The key question is, how much is "much"?

    If I understand your strategy correctly, you want a tyre with aggressive thread pattern, that cuts through top layer of snow and grips on the surface below. That may well work where you live. Around where I live that would fail spectacularly, as the surface below may not have any traction to speak of. If you can count on having pavement there instead of ice, snow packed by cars/plows, or snow packed by your own tyre, then by all means use narrow summer tyres. If not, get narrow studded tyres such as the Nokian W106.

    --J
    To err is human. To moo is bovine.

    Who is this General Failure anyway, and why is he reading my drive?


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  7. #7
    the bike made me do it oneredstar's Avatar
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    Your local bike shop seriously has no bikes for $699. You need to find a new bike shop. And good luck trying to get a free bike fitting when you purchase a bike on the internet. I would say up your limit to $800 go to a local shop, get fitted, get free tune ups, and go ride.

  8. #8
    Triathlete
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    Little snow means the roads are typically clear, and the snow doesnt last very long. Last year there was almost no snow. Never more than 3inches. Why spend extra money at a LBS? If they build it for me I would guess that I get a fitting. I am not looking for a free fitting.
    2007 Jamis Trilogy
    -- Aaron Davidson

  9. #9
    the bike made me do it oneredstar's Avatar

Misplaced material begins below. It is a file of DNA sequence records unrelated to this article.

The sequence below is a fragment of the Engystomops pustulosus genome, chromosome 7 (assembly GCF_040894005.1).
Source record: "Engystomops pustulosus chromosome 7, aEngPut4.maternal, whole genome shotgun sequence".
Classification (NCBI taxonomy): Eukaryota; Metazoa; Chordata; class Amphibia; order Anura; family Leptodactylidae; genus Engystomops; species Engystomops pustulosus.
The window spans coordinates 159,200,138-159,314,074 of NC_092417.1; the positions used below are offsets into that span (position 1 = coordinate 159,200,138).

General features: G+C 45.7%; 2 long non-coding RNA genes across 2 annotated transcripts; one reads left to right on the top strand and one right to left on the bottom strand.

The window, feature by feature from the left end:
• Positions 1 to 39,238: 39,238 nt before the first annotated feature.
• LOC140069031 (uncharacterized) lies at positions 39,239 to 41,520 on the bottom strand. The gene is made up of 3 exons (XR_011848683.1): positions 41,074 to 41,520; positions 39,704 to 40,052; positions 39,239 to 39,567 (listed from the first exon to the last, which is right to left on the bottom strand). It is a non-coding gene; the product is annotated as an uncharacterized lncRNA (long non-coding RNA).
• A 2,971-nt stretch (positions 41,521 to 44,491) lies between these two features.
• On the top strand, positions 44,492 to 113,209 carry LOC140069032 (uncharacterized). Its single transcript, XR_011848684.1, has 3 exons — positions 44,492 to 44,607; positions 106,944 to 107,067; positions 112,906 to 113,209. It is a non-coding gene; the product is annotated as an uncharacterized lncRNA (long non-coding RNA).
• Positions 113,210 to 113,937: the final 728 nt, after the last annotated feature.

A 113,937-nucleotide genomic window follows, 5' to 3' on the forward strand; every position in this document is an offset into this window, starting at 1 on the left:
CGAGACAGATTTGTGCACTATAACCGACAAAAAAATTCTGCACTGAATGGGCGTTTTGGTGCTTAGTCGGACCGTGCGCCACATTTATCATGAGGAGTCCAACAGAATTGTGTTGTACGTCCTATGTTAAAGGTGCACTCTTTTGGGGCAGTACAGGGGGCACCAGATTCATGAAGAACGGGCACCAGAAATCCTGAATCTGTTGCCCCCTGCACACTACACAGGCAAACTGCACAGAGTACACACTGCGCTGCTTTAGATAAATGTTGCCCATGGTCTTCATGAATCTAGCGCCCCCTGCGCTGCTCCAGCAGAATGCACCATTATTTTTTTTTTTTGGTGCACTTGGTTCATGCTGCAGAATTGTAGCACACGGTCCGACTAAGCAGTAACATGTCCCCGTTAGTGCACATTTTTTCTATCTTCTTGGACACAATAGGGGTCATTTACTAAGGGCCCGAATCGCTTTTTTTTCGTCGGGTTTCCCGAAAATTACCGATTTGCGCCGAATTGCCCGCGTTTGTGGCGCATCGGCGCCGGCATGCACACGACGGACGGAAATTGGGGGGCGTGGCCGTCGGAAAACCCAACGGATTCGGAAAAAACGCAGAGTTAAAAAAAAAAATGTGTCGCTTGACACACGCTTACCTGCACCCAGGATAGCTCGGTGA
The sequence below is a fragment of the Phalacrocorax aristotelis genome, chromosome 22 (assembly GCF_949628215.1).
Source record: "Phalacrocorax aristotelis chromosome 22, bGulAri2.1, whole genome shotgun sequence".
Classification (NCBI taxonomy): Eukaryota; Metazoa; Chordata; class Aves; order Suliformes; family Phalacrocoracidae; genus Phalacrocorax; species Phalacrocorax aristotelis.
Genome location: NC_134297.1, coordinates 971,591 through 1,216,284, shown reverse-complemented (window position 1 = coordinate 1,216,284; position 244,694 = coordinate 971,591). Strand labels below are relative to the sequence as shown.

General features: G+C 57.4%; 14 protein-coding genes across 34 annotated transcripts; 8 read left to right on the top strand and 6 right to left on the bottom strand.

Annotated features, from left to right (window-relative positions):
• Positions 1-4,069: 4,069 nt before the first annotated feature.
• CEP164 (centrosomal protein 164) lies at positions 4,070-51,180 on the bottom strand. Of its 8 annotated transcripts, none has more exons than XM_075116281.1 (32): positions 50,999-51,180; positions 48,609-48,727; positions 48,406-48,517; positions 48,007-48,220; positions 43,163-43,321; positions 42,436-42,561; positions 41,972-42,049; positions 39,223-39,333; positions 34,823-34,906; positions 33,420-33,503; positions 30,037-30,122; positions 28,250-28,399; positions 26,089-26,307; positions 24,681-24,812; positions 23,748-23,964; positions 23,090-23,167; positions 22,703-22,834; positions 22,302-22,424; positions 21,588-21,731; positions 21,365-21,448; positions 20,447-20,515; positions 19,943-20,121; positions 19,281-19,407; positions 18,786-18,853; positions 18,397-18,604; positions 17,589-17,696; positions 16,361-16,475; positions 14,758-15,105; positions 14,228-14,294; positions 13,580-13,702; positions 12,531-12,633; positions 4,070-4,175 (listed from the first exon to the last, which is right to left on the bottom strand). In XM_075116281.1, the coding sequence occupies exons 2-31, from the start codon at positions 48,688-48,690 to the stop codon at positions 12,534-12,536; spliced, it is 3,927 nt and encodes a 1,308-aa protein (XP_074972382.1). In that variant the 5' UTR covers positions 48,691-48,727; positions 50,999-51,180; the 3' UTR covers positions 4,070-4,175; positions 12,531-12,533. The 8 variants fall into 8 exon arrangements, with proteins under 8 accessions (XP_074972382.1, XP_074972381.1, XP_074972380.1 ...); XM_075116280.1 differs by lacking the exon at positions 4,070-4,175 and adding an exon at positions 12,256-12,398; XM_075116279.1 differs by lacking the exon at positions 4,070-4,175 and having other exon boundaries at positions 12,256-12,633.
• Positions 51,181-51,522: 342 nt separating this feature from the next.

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    If they are giving you a free fitting on a road bike just for building it, I assume that the fitting is from untrained individuals. On the other hand there is always the philosophy that if you keep buying from the internet chain stores, you local store will one day be gone and you will have no one to build your bike.

    Not sure what advice you really want then, but I would say the Time Trial Triathlon bike, seems like a logical winter bike.

  10. #10
    Senior Member
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    Quote Originally Posted by AaronDavidson View Post
    I will ride in snow, I am new to the area but believe the roads get plowed. I hate riding in the rain, but do now when its not too bad. Hopefully I will not ride on ice. I will put fenders on the bike.

    I do not understand the need for wider tires. Snow tires for a car are more narrow then normal, but have far deeper tread. The idea idea is to decrease the surface that touches the road so that there is more pressure where the tire actually makes contact. I would think the same would hold true for a bike.

    I live in south eastern Connecticut, we do not get much snow.
    Decreasing the contact area is only effective in certain conditions. On hard ice it does not help and it is better to have a larger area for more friction or to have studs. Don't have much experience with Connecticult winters but I'm sure you get some ice. You can stay with narrow studded tires in this kind of condition. But often road bikes don't even have enough fork crown clearance for the studs.